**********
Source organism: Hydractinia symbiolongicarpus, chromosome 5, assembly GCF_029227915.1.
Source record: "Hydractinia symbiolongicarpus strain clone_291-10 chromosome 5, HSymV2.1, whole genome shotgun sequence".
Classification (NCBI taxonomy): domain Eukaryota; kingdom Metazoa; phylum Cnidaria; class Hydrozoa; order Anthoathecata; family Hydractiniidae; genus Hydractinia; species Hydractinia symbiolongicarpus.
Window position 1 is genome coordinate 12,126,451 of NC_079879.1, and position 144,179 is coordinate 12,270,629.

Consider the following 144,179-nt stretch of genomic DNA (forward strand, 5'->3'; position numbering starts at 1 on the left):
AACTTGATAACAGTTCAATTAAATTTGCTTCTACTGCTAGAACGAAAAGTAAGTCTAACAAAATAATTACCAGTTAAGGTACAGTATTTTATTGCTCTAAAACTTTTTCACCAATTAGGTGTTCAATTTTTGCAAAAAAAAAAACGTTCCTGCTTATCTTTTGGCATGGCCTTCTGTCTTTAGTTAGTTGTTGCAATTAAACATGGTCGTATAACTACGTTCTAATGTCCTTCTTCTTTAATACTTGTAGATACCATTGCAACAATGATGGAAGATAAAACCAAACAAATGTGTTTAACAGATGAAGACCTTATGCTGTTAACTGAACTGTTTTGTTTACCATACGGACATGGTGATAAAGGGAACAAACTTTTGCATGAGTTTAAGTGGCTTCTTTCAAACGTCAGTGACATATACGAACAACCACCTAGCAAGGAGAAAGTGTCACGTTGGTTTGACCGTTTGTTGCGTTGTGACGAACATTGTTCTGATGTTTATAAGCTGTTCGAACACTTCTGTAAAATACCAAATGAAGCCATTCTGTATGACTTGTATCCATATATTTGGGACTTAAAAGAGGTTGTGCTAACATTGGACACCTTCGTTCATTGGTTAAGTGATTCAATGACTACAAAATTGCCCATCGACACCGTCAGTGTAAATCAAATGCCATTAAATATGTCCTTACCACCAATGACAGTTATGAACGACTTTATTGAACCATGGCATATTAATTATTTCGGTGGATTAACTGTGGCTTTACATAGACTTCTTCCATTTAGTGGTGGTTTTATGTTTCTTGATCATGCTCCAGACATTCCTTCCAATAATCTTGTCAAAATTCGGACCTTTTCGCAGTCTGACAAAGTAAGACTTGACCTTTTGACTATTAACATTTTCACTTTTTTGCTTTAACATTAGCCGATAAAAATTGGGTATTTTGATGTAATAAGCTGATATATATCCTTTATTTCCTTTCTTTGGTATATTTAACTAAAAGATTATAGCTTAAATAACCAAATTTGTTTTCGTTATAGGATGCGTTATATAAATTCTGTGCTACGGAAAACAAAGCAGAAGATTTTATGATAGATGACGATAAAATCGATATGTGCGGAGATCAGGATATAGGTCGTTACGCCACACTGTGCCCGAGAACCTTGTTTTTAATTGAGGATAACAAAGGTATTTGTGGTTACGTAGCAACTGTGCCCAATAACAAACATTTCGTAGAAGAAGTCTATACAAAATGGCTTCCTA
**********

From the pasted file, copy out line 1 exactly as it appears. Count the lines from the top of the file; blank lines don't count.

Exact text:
Source organism: Hydractinia symbiolongicarpus, chromosome 5, assembly GCF_029227915.1.